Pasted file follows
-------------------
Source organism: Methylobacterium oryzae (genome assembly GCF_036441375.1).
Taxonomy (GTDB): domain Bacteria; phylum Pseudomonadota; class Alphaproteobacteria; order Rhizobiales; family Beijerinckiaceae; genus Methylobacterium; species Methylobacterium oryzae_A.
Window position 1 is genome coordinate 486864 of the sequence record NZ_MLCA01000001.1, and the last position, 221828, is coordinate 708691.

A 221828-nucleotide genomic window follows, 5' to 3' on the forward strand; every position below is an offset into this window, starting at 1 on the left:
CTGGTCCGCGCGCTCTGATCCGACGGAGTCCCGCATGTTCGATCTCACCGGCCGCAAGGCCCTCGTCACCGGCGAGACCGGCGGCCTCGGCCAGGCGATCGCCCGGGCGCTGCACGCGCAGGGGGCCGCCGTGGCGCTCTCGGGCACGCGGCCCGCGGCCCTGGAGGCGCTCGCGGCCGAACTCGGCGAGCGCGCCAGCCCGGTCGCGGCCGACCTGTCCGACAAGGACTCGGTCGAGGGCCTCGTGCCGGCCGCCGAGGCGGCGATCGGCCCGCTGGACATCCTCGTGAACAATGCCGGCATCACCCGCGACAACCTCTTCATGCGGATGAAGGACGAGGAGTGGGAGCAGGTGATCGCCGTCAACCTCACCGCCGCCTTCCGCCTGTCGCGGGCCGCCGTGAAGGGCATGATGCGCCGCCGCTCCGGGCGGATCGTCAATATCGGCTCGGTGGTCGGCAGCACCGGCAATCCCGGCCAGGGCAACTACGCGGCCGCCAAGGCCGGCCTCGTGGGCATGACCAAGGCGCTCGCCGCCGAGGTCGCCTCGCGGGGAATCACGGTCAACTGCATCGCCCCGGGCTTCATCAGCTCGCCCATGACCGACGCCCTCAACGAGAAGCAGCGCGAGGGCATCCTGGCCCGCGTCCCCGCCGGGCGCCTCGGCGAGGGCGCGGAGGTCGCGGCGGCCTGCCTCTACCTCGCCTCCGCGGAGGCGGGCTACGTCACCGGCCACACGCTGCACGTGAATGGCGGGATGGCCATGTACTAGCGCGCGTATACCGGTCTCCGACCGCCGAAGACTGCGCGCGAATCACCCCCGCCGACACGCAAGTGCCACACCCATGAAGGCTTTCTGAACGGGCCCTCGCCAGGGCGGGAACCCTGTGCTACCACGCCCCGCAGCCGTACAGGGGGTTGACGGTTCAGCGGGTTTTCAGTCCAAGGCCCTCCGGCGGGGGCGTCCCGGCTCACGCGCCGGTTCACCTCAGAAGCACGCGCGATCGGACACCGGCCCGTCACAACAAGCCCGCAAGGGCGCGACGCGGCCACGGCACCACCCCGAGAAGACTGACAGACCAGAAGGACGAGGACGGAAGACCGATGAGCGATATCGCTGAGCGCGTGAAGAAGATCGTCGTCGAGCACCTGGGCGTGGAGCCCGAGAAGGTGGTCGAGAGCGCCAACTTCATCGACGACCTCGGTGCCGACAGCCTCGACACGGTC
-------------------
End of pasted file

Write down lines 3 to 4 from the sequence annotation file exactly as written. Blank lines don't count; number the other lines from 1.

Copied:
Window position 1 is genome coordinate 486864 of the sequence record NZ_MLCA01000001.1, and the last position, 221828, is coordinate 708691.

A 221828-nucleotide genomic window follows, 5' to 3' on the forward strand; every position below is an offset into this window, starting at 1 on the left: